analytical theoretical expressions, an the radius of carbon fiber is determined to be 4 mm. Results of

self-consistent method by Berdichevsky and Cai [6] and the semi-analytical solution by Gebart [5] are

also plotted. Similar experimental results were obtained by Skartsis et al. [3,4], Gebart [5], Sangani and

Yao [15], and Bates et al. [16]. We note a significant difference among the theoretical predictions. And

moreover, for the parallel flow the permeability is too underestimated by the theories including present

work, whereas for the perpendicular flow the theories give systematically higher values than the

existing experimental results although the agreement is better than in the case of the parallel flow.

Several possible explanations for the discrepancies between predictions and experiments have been

proposed. One of them is to note nonideal conditions in real experiments: in the theoretical approach it

is assumed that the fibers are perfectly straight cylinders of equal size and ordered in strictly regular

arrangement, while real fiber beds always have in some degree fiber waviness and nonuniform packing.

In detail, the real carbon fiber beds are made of fiber bundles which again consist of thousands of

filaments and the separated fiber bundles make larger gaps, through which most of the fluid would flow,

compared to the case of the uniformly ordered packing. These differences should be kept in mind in

order to correctly model the permeability behavior in real fiber beds.

There is another important point to consider in real applications. One possible advantage of using the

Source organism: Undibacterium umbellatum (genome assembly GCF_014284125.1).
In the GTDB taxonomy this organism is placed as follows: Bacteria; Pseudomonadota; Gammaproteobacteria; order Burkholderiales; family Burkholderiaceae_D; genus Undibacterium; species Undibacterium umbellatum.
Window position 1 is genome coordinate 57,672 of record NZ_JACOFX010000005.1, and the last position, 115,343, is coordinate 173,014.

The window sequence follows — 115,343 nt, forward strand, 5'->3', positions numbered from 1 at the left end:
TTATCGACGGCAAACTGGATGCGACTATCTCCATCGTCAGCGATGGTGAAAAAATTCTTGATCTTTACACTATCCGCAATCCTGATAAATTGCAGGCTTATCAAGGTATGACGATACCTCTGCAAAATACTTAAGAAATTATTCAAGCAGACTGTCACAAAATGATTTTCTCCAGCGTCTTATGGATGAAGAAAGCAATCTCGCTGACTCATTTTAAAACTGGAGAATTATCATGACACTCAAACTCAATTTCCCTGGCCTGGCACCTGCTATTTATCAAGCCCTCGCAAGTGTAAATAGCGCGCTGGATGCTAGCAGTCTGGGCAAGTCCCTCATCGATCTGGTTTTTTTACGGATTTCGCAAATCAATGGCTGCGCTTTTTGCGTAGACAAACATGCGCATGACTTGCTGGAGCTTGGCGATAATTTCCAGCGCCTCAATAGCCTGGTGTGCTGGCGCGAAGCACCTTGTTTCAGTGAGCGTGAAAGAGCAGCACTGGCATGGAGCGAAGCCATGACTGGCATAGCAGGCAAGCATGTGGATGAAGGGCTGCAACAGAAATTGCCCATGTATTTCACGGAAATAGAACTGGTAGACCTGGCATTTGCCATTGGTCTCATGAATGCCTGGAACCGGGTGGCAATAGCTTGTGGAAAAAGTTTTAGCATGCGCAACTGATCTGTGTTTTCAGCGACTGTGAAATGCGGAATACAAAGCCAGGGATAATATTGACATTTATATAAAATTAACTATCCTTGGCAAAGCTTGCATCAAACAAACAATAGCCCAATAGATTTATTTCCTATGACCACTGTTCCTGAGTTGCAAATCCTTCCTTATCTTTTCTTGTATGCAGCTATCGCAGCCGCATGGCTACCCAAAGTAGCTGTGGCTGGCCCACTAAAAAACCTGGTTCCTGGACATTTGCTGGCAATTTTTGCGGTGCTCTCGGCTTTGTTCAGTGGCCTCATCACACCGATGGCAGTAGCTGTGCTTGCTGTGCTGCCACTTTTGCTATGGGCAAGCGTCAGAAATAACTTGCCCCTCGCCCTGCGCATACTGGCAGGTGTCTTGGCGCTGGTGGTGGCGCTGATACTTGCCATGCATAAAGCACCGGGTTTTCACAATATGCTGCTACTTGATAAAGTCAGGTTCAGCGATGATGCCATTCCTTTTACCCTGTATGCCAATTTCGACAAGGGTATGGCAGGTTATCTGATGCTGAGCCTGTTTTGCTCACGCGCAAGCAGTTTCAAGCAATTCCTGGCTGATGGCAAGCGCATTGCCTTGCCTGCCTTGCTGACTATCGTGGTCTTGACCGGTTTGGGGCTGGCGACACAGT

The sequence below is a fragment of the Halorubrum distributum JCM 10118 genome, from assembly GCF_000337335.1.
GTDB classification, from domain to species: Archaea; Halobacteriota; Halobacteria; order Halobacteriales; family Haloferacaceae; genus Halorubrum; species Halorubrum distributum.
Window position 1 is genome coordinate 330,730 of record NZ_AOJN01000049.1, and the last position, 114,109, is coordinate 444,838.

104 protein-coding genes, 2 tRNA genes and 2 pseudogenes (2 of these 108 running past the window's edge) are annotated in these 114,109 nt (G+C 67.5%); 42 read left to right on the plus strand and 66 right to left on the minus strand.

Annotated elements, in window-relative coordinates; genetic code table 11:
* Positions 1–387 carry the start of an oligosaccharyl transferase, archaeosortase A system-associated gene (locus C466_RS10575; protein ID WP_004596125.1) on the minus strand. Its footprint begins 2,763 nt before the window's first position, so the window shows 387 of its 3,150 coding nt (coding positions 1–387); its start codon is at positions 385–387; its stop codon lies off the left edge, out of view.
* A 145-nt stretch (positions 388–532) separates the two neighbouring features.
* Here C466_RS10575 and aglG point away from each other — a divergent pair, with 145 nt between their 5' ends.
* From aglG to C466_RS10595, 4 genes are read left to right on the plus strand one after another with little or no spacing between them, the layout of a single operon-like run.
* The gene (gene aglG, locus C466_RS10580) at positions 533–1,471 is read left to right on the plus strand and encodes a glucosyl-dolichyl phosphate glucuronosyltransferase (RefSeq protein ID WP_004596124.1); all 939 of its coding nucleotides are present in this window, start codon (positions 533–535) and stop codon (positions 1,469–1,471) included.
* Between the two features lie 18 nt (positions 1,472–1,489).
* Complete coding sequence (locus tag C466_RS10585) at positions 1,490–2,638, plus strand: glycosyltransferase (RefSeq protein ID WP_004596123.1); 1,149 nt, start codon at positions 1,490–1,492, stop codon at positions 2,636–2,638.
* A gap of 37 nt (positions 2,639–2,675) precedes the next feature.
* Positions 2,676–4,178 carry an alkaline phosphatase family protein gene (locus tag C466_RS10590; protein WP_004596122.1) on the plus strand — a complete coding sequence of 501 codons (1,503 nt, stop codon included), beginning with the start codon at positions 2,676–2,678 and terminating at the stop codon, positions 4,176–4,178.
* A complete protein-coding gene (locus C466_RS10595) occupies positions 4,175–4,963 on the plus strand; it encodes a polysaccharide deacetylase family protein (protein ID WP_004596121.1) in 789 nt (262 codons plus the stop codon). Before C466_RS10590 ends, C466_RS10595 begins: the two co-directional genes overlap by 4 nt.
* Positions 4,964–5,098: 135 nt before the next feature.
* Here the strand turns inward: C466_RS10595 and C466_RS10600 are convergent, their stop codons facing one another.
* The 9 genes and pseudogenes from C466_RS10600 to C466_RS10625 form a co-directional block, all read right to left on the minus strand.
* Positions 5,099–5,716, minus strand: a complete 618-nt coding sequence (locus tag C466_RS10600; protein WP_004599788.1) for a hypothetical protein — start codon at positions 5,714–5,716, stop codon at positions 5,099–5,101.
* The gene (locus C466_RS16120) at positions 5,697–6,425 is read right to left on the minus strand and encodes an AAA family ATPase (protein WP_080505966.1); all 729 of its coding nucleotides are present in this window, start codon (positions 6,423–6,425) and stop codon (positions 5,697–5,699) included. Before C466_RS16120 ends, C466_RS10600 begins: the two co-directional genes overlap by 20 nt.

Carman±Kozeny equation is that once the Kozeny constant is determined from one fiber volume

fraction, the permeabilities at other volume fractions could be estimated by the Carmon±Kozeny

equation. In continuous fiber composites processing the fiber volume fraction of practical interest

Fig. 6. Permeability obtained by the microflow finite element simulations compared with other permeability estimation

models for (a) parallel and (b) perpendicular flows.

594 M.A. Choi et al. / J. Non-Newtonian Fluid Mech. 79 (1998) 585±598

ranges from 0.4 to 0.7. But, as is seen from the foregoing discussion, the Kozeny constant in this range

may not be the constant, but is rather sensitive to the fiber volume fraction particularly for the

perpendicular flow. Therefore, a caution should be taken when the Carman±Kozeny equation is applied

to very high fiber volume fractions.

3.2. Coupled flow model

As indicated in Section 3.1, experimentally determined fiber volume fraction dependence does not

agree well with the predictions of the microscopic flow model. Here, the microscopic flow model

implies that the model consists of the finite element analysis of the flow through uniformly arranged

fibers in square or hexagonal packings. In most composite manufacturing processes, the nonuniform

packing is always present mostly in the form of fiber bundles, but taking into account this nouniformity

in the microscopic level is difficult. The coupled flow model proposed in this work would lead to an

improvement over the microscopic flow model in treating the nouniformity. To test the model, the

geometric dimensions of Hercules AS-4 graphite fibers are selected [4]. Each fiber bundle consists of

about 6000 fiber filaments of which the radius is approximately 4 mm. The radius of fiber bundle is